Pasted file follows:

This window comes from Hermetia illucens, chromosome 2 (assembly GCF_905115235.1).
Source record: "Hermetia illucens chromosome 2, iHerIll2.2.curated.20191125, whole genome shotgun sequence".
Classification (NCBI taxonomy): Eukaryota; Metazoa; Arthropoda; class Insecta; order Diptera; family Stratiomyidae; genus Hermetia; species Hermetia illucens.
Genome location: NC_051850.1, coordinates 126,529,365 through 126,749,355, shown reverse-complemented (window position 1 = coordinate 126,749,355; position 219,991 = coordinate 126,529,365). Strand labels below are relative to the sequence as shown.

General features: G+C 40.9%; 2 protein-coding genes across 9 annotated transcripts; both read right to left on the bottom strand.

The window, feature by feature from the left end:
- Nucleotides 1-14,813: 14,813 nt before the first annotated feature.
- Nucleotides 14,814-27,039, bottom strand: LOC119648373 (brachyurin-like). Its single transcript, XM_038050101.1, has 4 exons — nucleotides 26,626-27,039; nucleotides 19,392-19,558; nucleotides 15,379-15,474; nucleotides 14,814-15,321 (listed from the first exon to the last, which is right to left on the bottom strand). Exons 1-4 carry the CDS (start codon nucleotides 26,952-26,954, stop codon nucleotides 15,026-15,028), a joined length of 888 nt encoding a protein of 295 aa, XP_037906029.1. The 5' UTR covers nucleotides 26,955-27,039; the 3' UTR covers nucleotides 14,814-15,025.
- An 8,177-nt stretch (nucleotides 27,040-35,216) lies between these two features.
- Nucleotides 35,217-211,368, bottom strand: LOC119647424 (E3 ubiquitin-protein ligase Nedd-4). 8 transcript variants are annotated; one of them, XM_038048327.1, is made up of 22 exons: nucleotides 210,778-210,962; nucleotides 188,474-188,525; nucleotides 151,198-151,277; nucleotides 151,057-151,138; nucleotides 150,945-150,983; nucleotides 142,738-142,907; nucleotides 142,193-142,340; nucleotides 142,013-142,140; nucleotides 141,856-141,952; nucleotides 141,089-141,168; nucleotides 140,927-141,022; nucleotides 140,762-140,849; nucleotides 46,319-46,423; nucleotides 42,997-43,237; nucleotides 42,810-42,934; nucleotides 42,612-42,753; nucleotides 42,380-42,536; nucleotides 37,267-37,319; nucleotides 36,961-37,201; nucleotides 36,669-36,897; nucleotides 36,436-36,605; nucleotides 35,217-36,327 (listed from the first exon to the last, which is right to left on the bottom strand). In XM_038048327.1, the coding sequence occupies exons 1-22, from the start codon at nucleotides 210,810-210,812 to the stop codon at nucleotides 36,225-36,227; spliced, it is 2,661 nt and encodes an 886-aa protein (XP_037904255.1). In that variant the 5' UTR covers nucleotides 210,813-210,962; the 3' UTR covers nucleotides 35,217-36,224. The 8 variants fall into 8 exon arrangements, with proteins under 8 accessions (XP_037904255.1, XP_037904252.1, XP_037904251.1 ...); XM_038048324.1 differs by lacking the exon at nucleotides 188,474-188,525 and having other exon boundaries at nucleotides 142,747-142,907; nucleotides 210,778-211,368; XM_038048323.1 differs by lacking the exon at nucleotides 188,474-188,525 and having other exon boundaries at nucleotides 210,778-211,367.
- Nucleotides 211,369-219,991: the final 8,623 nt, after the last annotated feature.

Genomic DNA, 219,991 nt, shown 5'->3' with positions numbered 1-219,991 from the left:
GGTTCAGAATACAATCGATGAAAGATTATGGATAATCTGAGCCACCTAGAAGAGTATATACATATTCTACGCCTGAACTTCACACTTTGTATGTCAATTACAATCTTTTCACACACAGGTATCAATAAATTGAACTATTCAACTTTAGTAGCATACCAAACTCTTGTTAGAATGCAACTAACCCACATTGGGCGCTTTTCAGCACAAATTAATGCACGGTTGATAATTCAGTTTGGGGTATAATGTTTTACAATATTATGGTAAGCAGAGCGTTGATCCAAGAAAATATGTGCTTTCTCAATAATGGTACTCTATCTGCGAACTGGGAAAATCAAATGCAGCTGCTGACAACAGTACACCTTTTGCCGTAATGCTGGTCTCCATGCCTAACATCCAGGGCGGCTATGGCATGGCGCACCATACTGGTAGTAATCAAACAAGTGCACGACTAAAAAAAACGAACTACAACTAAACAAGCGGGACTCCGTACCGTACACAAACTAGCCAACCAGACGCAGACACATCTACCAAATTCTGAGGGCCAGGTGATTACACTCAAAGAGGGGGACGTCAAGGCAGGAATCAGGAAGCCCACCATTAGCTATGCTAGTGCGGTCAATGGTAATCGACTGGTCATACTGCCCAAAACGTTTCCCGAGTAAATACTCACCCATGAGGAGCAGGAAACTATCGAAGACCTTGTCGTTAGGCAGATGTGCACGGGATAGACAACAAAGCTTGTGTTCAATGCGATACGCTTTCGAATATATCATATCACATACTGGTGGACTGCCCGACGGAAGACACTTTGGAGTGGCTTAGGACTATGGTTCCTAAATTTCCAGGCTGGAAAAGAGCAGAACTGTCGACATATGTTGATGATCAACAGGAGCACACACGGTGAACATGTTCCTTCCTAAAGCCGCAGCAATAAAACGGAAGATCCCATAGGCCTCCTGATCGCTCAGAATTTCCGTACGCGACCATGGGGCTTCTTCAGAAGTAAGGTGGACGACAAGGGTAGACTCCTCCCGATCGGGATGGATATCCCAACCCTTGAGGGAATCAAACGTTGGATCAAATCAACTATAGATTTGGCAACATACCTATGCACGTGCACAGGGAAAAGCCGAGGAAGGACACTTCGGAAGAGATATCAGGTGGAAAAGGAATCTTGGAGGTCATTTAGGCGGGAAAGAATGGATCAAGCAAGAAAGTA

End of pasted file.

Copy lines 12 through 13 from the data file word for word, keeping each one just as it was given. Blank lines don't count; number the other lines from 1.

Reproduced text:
Genomic DNA, 219,991 nt, shown 5'->3' with positions numbered 1-219,991 from the left:
GGTTCAGAATACAATCGATGAAAGATTATGGATAATCTGAGCCACCTAGAAGAGTATATACATATTCTACGCCTGAACTTCACACTTTGTATGTCAATTACAATCTTTTCACACACAGGTATCAATAAATTGAACTATTCAACTTTAGTAGCATACCAAACTCTTGTTAGAATGCAACTAACCCACATTGGGCGCTTTTCAGCACAAATTAATGCACGGTTGATAATTCAGTTTGGGGTATAATGTTTTACAATATTATGGTAAGCAGAGCGTTGATCCAAGAAAATATGTGCTTTCTCAATAATGGTACTCTATCTGCGAACTGGGAAAATCAAATGCAGCTGCTGACAACAGTACACCTTTTGCCGTAATGCTGGTCTCCATGCCTAACATCCAGGGCGGCTATGGCATGGCGCACCATACTGGTAGTAATCAAACAAGTGCACGACTAAAAAAAACGAACTACAACTAAACAAGCGGGACTCCGTACCGTACACAAACTAGCCAACCAGACGCAGACACATCTACCAAATTCTGAGGGCCAGGTGATTACACTCAAAGAGGGGGACGTCAAGGCAGGAATCAGGAAGCCCACCATTAGCTATGCTAGTGCGGTCAATGGTAATCGACTGGTCATACTGCCCAAAACGTTTCCCGAGTAAATACTCACCCATGAGGAGCAGGAAACTATCGAAGACCTTGTCGTTAGGCAGATGTGCACGGGATAGACAACAAAGCTTGTGTTCAATGCGATACGCTTTCGAATATATCATATCACATACTGGTGGACTGCCCGACGGAAGACACTTTGGAGTGGCTTAGGACTATGGTTCCTAAATTTCCAGGCTGGAAAAGAGCAGAACTGTCGACATATGTTGATGATCAACAGGAGCACACACGGTGAACATGTTCCTTCCTAAAGCCGCAGCAATAAAACGGAAGATCCCATAGGCCTCCTGATCGCTCAGAATTTCCGTACGCGACCATGGGGCTTCTTCAGAAGTAAGGTGGACGACAAGGGTAGACTCCTCCCGATCGGGATGGATATCCCAACCCTTGAGGGAATCAAACGTTGGATCAAATCAACTATAGATTTGGCAACATACCTATGCACGTGCACAGGGAAAAGCCGAGGAAGGACACTTCGGAAGAGATATCAGGTGGAAAAGGAATCTTGGAGGTCATTTAGGCGGGAAAGAATGGATCAAGCAAGAAAGTA